A week on the training ground for the players, licking their wounds from consecutive defeats. The excuses wheeled out repeated those from yesteryear; same opposition on Saturday, same result, same reasons. We’ve debated them ad nauseam, so there’s no need to go into them again.
The Arsenal squad is permanently in a state of flux; we’re always on the right path, only to be holding the same inquests as Spring comes into view. This year, I’d offer the view there are other reasons than the norm.
Two key players are holding out on new deals while Arsène won’t decide his future until it suits him. There are others whose deals enter the final year this summer: Alex Oxlade-Chamberlain, Jack Wilshere and Kieran Gibbs; three players whose place in the XI is far from assured, to varying degrees.
But let’s be honest, the most destabilising of any of those talks is Wenger’s. Not through the loyalty imposed on the players by his acolytes but for various reasons. The latter trio are fringe players; they are the ones a new manager will look at and hold no truck with selling, to make room for his own choices.
Mesut Özil’s refusal to sign a new deal until he knows what is happening with Arsène. It was a statement which lent itself to both sides of the argument and was a masterclass in PR.
The only losers were the board as attention turned to them and questions asked whether they can make the decision to find the best replacement for Wenger. Businessmen, one and all; the only director with any knowledge of a change of manager is Ken Friar.
That’s football; this is business
For the likes of Kroenke Sr. and Jr., it’s a business decision and football is not at its’ heart; they want someone who shares the same philosophy as Arsène. Not in the style of play but the development of the squad using minimal funds overall.
Success doesn’t matter; they don’t have the risk-takers mentality of ambition. They are scared to fail, and as a result, Arsenal remains the most conservative of clubs. That’s not necessarily a bad thing, but the over-riding view of the board is that fear of change paralyses them.
The right to decide his future rightly remains with Wenger; we’re all the masters of our destiny in that respect, so why not him? However, there’s a difference.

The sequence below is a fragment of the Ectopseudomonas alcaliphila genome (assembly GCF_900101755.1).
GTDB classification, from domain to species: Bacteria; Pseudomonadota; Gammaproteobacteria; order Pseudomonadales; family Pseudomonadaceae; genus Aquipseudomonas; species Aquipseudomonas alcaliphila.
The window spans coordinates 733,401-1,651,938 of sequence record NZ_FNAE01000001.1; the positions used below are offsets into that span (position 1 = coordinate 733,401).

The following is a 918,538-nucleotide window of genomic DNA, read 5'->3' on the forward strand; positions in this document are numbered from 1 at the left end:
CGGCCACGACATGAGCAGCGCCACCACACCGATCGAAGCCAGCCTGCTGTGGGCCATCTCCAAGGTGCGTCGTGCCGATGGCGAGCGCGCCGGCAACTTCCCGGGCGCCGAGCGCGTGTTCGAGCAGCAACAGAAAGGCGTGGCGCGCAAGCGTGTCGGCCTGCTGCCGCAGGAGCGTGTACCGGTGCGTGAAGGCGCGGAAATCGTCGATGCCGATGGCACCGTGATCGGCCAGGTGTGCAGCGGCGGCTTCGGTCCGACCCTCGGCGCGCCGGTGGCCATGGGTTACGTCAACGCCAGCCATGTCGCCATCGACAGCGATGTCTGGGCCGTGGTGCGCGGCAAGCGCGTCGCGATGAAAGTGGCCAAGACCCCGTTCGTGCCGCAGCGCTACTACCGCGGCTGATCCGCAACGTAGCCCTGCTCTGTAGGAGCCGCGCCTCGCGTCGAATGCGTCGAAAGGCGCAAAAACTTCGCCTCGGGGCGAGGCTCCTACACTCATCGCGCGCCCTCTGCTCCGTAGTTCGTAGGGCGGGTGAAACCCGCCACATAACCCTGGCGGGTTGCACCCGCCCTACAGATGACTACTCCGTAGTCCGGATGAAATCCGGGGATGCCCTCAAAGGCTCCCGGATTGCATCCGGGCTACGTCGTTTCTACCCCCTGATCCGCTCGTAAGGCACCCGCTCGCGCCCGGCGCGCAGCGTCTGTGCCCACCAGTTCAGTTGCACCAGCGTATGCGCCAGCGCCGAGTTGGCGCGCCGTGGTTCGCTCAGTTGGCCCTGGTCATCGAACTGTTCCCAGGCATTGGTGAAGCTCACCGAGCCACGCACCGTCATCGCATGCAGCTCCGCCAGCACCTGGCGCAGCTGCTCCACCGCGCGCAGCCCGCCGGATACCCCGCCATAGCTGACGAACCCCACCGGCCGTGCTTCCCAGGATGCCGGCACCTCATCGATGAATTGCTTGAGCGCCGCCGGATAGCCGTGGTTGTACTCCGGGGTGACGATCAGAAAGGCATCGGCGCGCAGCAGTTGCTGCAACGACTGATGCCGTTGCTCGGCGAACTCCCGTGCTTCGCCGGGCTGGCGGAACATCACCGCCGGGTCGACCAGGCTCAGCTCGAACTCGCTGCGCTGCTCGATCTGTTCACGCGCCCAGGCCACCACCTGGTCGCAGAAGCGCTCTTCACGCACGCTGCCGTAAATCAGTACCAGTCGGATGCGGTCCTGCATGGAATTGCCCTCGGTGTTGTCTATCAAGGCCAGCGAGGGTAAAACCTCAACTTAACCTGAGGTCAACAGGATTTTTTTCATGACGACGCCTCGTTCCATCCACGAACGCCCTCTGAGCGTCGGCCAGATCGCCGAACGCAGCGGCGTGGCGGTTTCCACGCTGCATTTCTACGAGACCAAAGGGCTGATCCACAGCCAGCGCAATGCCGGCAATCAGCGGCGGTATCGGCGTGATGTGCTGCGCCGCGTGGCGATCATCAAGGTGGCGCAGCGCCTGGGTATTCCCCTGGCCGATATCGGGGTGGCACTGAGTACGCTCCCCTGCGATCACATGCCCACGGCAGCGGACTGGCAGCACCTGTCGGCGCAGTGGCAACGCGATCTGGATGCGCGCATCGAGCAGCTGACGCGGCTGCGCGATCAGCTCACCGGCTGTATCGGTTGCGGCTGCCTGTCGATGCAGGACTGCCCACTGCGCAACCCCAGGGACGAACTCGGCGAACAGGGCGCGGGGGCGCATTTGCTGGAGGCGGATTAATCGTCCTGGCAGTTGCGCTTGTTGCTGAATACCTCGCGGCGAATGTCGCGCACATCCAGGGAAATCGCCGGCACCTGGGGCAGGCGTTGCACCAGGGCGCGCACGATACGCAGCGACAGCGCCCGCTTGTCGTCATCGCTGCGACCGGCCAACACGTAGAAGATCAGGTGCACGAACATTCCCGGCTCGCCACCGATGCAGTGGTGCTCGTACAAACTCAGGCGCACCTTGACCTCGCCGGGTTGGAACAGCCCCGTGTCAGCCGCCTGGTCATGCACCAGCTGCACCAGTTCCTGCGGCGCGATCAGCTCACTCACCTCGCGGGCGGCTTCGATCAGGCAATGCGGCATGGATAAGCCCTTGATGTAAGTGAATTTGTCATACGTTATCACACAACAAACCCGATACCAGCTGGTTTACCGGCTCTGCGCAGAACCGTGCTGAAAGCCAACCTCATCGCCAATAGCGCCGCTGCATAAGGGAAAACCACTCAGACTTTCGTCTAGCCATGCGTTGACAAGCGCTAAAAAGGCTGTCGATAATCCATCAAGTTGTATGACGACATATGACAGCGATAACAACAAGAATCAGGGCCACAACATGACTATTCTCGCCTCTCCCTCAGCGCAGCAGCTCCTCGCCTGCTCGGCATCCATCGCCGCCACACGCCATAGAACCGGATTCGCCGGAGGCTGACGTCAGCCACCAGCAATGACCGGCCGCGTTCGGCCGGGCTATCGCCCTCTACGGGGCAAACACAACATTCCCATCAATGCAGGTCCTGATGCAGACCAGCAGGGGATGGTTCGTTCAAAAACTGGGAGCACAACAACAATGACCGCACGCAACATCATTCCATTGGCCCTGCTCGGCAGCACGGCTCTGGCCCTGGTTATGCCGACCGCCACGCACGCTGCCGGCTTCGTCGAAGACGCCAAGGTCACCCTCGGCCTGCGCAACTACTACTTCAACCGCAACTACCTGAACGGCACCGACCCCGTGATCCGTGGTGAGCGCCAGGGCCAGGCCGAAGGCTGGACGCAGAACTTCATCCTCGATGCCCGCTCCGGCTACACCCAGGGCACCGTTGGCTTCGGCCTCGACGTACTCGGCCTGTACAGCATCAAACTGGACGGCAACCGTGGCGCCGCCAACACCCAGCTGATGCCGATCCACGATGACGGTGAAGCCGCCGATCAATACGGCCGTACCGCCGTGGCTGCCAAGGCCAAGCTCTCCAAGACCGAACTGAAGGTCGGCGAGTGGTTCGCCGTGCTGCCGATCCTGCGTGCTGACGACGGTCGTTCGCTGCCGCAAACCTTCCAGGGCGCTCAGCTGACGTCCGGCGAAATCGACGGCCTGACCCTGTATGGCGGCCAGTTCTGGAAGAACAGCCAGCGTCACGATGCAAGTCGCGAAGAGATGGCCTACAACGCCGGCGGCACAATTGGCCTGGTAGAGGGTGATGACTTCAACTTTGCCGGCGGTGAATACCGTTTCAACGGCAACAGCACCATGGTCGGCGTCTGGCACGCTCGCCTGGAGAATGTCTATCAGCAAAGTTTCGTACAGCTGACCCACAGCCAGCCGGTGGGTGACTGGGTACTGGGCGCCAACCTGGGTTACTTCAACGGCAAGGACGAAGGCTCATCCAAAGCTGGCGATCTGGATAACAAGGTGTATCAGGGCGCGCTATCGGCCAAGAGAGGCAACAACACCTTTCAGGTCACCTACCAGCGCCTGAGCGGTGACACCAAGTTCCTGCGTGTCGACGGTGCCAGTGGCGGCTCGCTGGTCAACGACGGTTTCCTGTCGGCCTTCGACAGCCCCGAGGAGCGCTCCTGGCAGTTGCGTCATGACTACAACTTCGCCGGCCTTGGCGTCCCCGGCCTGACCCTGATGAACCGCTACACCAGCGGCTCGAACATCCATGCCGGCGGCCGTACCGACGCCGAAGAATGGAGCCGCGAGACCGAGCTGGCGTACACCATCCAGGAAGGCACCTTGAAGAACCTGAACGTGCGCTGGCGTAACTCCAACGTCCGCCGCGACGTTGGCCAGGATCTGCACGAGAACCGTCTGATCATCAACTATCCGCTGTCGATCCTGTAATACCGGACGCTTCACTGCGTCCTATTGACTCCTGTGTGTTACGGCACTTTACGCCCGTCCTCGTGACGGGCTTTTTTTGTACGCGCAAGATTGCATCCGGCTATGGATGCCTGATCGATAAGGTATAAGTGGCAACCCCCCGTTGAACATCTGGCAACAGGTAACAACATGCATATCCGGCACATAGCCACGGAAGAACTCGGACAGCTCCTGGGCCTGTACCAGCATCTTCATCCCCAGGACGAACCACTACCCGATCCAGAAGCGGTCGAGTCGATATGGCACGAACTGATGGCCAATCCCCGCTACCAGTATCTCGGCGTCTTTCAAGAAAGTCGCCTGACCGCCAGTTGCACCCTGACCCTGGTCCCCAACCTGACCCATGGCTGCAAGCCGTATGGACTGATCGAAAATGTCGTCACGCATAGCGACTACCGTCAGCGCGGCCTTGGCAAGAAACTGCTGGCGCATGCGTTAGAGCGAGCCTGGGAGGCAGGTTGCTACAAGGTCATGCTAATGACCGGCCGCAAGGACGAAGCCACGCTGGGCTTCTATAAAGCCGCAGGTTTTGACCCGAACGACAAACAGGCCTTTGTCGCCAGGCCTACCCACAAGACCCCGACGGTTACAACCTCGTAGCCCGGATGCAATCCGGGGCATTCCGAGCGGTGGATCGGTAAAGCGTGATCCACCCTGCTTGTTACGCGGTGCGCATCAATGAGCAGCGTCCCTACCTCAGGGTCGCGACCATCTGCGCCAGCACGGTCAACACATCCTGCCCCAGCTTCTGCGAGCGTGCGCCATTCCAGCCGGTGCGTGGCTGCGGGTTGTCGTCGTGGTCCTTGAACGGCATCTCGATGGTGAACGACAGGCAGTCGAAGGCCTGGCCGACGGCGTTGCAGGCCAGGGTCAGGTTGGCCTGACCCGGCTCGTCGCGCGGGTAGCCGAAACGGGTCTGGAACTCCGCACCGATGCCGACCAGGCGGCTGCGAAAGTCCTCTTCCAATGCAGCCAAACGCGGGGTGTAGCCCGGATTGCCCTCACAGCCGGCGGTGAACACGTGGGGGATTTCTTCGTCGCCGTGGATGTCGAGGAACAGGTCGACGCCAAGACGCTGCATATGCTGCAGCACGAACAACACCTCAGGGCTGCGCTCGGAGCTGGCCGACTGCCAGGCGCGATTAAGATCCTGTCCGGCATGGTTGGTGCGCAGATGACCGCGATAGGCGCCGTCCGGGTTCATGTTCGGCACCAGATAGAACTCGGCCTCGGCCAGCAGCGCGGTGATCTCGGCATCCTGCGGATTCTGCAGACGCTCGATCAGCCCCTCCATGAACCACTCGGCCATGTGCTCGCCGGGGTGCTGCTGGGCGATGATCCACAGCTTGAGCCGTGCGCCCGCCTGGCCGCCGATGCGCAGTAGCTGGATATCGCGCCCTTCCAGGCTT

Having been at the helm for so long, his can’t be a snap decision. The last renewal he freely admitted was an emotional decision made off the back of the Hull triumph.
This time, departing seems almost inevitable for a man who has the best interests of the club at heart. And it has to be a clean break.
A season-long procession around the Premier League was felt to be too disruptive to a squad focussed on winning the title. A crowning glory which can’t happen now. Far from being disruptive, the fare of the past two seasons offers the view that it might be the last motivational avenue he has.
Any who claim we’ve still got two cups to play for need to lower their sights. As Arjen Robben sneered, reaching the last sixteen is a good season in Europe for us. In truth, it always has been; we’re a top eight club financially, we should be on the pitch as well.
The question is whether Arsène is brave enough to take that decision now? I’d argue not; he’s hoping beyond hope that circumstances converge which make renewal a universally popular decision. That’s unlikely; 2006 and 2009 remain anomalies.
No-one can achieve the impossible, let alone Arsène
Hopes and dreams always underpinned football; no matter the level, no matter the circumstance. The consistency of achieving top four finishes is a businessman’s dream not those of a fan.
For a football man, that’s not ambition either.
There is a wider aspect to consider on this. The planning for next season has to begin soon if it’s not already underway. If Arsène has yet to commit to the club, should he be involved? He’s going to set the squad out according to his philosophy, one which has been proven to be unsustainable in the Premier League.
Are we, in waiting for his decision, holding the club’s fortunes hostage?